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Gym owner works hard to keep people working out

Manitoba · Jun 9, 2020

Amie Seier, owner of The Community Gym in Winnipeg

Website: thecommunitygym.ca

Instagram: @thecommunitygym


A year after opening The Community Gym, owner Amie Seier achieved what many thought she couldn’t. She created a thriving gym and helped revitalize Winnipeg’s downtown core. But when the pandemic struck and closed her business, Seier‘s strength was put to the test. As intimidating as it was to tackle the next steps, she couldn’t abandon her dream of bringing fitness and charm to her hometown.

“If we can survive this in our first year, I think we can survive anything. This experience has been incredibly tough but getting to have freedom as an entrepreneur and knowing that I'm in the driver seat… at the end of the day I'd rather have that than anything.” – Amie Seier, owner of The Community Gym.

Amie Seier always dreamt about opening a business in her hometown. When most businesses were moving out of Winnipeg’s downtown core, she decided to open up a gym in the heart of the city to help revitalize the area. She says, “After briefly living in Calgary, I saw how small businesses created a really incredible downtown culture. It inspired me to move home and try to do the same in Winnipeg.” She opened a fitness studio aptly named The Community Gym, offering four different classes: boxing, boot camp, yoga and spin class. Within a year of opening, Seier felt that she had become the type of facility she dreamed of; one that brought her city together. Then COVID-19 happened.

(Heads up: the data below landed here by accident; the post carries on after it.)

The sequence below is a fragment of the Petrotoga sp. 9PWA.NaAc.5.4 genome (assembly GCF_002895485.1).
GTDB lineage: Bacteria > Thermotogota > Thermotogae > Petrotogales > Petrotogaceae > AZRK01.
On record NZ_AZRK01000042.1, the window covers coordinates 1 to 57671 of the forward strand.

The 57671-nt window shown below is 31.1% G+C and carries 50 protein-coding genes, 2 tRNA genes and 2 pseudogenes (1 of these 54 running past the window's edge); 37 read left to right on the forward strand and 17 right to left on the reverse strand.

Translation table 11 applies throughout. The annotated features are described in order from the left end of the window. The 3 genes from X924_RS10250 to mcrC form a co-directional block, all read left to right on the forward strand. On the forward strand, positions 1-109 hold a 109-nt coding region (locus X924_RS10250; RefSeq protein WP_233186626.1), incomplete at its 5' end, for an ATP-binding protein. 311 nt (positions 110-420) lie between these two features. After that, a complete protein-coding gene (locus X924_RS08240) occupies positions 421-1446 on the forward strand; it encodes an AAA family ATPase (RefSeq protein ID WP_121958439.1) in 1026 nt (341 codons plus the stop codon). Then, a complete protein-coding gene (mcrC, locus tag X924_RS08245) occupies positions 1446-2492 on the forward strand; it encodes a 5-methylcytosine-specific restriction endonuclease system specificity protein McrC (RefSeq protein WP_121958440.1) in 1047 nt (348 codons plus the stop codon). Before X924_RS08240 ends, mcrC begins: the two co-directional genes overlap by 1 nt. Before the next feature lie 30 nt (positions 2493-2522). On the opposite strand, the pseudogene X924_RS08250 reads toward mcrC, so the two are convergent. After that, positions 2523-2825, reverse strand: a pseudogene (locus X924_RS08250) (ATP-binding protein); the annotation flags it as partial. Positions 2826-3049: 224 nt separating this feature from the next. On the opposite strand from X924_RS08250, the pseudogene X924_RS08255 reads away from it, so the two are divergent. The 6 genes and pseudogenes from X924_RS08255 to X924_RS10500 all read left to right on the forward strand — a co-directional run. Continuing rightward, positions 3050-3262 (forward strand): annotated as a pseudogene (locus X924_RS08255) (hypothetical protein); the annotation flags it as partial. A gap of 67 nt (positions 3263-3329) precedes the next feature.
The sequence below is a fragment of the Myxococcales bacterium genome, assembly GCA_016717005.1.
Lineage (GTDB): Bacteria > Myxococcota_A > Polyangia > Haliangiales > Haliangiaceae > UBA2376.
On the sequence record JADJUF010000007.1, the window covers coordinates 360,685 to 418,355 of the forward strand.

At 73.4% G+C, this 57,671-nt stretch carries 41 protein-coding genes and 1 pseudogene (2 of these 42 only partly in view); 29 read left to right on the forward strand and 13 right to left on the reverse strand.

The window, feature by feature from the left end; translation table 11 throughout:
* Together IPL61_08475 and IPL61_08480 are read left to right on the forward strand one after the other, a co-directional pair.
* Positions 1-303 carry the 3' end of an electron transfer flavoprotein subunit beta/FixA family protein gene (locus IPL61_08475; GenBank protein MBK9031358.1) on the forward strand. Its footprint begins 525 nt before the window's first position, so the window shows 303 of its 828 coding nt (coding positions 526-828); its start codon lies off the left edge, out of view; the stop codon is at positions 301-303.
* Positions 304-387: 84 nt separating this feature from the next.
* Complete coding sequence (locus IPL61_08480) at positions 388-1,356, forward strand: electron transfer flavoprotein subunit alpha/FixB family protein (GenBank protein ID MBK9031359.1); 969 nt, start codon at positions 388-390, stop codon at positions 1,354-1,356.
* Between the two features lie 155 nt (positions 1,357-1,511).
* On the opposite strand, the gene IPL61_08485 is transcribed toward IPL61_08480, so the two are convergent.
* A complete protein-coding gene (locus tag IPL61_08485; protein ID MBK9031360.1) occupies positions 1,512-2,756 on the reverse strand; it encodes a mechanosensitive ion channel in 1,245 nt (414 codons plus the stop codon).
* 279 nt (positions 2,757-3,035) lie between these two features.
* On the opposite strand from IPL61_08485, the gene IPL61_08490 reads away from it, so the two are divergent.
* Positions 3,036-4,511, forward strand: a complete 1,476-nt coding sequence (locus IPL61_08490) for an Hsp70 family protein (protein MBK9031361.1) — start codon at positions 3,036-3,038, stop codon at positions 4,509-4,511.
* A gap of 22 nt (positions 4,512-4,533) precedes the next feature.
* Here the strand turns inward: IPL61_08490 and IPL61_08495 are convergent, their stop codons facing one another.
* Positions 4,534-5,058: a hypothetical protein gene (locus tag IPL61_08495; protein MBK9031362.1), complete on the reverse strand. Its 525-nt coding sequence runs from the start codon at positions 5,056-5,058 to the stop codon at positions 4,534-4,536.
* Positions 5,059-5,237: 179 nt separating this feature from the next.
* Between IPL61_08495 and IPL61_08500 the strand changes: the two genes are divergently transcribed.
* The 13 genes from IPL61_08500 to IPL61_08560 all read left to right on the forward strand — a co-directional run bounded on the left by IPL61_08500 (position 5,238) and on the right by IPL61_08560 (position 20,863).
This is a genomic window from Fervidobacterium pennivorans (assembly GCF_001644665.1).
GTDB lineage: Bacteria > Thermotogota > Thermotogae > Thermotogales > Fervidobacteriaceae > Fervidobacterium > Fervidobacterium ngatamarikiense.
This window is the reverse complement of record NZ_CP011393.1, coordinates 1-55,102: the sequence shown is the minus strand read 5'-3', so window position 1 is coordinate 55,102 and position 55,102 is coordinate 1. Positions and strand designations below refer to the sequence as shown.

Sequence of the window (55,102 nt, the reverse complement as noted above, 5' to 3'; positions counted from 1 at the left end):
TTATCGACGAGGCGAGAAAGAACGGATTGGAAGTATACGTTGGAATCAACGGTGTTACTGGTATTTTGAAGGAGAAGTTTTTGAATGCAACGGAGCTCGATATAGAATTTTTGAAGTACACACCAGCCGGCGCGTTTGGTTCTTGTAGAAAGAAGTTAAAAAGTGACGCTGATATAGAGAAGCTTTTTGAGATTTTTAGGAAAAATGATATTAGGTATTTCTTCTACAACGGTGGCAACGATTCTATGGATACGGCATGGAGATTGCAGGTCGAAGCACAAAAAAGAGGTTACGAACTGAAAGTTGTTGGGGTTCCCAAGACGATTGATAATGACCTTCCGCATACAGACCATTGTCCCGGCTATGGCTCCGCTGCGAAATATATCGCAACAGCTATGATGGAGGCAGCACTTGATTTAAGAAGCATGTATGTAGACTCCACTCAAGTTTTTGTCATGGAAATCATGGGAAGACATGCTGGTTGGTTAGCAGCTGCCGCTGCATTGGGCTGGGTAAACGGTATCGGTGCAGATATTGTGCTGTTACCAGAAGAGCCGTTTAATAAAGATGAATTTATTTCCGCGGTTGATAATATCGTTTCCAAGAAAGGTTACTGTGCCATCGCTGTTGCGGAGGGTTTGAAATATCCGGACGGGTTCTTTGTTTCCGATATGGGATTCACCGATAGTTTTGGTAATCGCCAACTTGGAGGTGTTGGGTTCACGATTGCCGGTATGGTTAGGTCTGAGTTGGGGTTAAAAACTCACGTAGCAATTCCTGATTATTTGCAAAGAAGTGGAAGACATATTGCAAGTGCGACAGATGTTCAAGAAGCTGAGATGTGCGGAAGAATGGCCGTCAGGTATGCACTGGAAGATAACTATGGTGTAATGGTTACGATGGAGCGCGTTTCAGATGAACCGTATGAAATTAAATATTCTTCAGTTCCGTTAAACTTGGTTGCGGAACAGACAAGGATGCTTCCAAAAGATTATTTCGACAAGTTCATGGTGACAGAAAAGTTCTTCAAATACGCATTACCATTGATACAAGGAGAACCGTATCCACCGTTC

The Community Gym was based around the idea that people would come together in the same physical space, but with that now impossible, Seier pivoted into Instagram live classes. Within two weeks, she’d launched an on-demand fitness program, and is about to launch a 21-day challenge as a way to create community connection online.

At first Seier struggled to integrate video and fitness, but once word got out, the community showed up for her. “One of our instructor’s sisters who had some video experience offered to come help out every day for free. And every single day for a month and a half, she came in and we recorded all of our workouts.” It’s experiences like this that gave her faith in humanity, and the strength to keep her business going. With outdoor classes now permitted by Manitoba’s government, she can get back to her mission; helping build culture in the downtown community through fitness and physical education.

Seier has two takeaways for other small business owners: Overcoming adversity makes you stronger, and never sweat the small stuff.

To support Amie Seier, Winnipeggers can visit the The Community Gym website and sign up for an outdoor class.

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